Still other leaked portions allude to a February 22 meeting, which Ban’s lead spokesman Martin Nesirky in essence denied to Inner City Press took place, between the Panel of Experts and Sri Lankan Attorney General Mohan Peiris, in the office of another of Ban’s advisers, Lynn Pascoe.

Late arriving on the scene, in Sri Lankan press accounts, is Ban’s deputy chief of staff Kim Won-soo, perhaps in belated acknowledgment that Nambiar should never have been allowed to be involved in the report, which partially describes the White Flag killings in which he was involved.

Now it is said that Ban will take a call from Minister G.L. Peiris. Even if the report is released on April 25, along with a UN response in which Vijay Nambiar has clearly been involved, it is too late, and poisoned by the conflicted involved of Nambiar. This is all a new low for this UN. Watch this site.

From the leaked Panel of Experts report:

The "White Flag" incident

170. Various reports have alleged that the political leadership of the LTTE and their dependents were executed when they surrendered to the SLA. In the very final days of the war, the head of the LTTE political wing, Nadesan, and the head of the Tiger Peace Secretariat Pulidevan, were in regular communication with various interlocutors to negotiate surrender. They were reportedly with a group of around 300 civilians. The LTTE political leadership was initially reluctant to agree to an unconditional surrender, but as the SLA closed in on the group in their final hideout, Nadesan and Pulidevan, and possibly Colonel Ramesh, were prepared to surrender unconditionally. This intention was communicated to officials of the United Nations and of the Governments of Norway, the United Kingdom and the United States, as well as to representatives of the ICRC and others. It was also conveyed through intermediaries to Mahinda, Gotabaya and Basil Rajapaksa, former Foreign Secretary Palitha Kohona and senior officers in the SLA.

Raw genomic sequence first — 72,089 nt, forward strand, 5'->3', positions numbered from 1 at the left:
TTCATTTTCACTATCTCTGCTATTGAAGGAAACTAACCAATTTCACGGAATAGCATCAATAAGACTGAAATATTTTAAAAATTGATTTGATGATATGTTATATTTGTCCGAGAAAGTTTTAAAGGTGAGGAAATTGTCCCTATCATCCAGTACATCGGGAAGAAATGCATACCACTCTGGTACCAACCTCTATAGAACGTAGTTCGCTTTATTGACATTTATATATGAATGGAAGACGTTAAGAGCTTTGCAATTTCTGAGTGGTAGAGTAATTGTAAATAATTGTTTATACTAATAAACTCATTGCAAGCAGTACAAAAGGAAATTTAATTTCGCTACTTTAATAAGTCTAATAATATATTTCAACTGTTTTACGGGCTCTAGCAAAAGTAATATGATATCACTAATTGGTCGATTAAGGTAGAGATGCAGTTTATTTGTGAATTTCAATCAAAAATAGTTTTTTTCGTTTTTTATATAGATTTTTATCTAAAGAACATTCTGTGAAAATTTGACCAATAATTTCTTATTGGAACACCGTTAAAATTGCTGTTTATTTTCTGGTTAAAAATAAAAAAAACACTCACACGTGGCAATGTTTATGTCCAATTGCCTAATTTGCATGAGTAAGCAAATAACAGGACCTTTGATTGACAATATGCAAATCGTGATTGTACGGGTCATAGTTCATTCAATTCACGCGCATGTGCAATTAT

171. Both President Rajapaksa and Defence Secretary Basil Rajapaksa provided assurances that their surrender would be accepted. These were conveyed by intermediaries to the LTTE leaders, who were advised to raise a white flag and walk slowly towards the army, following a particular route indicated by Basil Rajapaksa. Requests by the LTTE for a third party to be present at the point of surrender were not granted. Around 6.30 a.m. on 18 May 2009. Nadesan and Pulidevan left their hide-out to walk towards the area held by the 58th Division, accompanied by a large group, including their families. Colonel Ramesh followed behind them, with another group. Shortly afterwards, the BBC and other television stations reported that Nadesan and Pulidevan had been shot dead. Subsequently, the Government gave several different accounts of the incident. While there is little information on the circumstances of their death, the Panel believes that the LTTE leadership intended to surrender.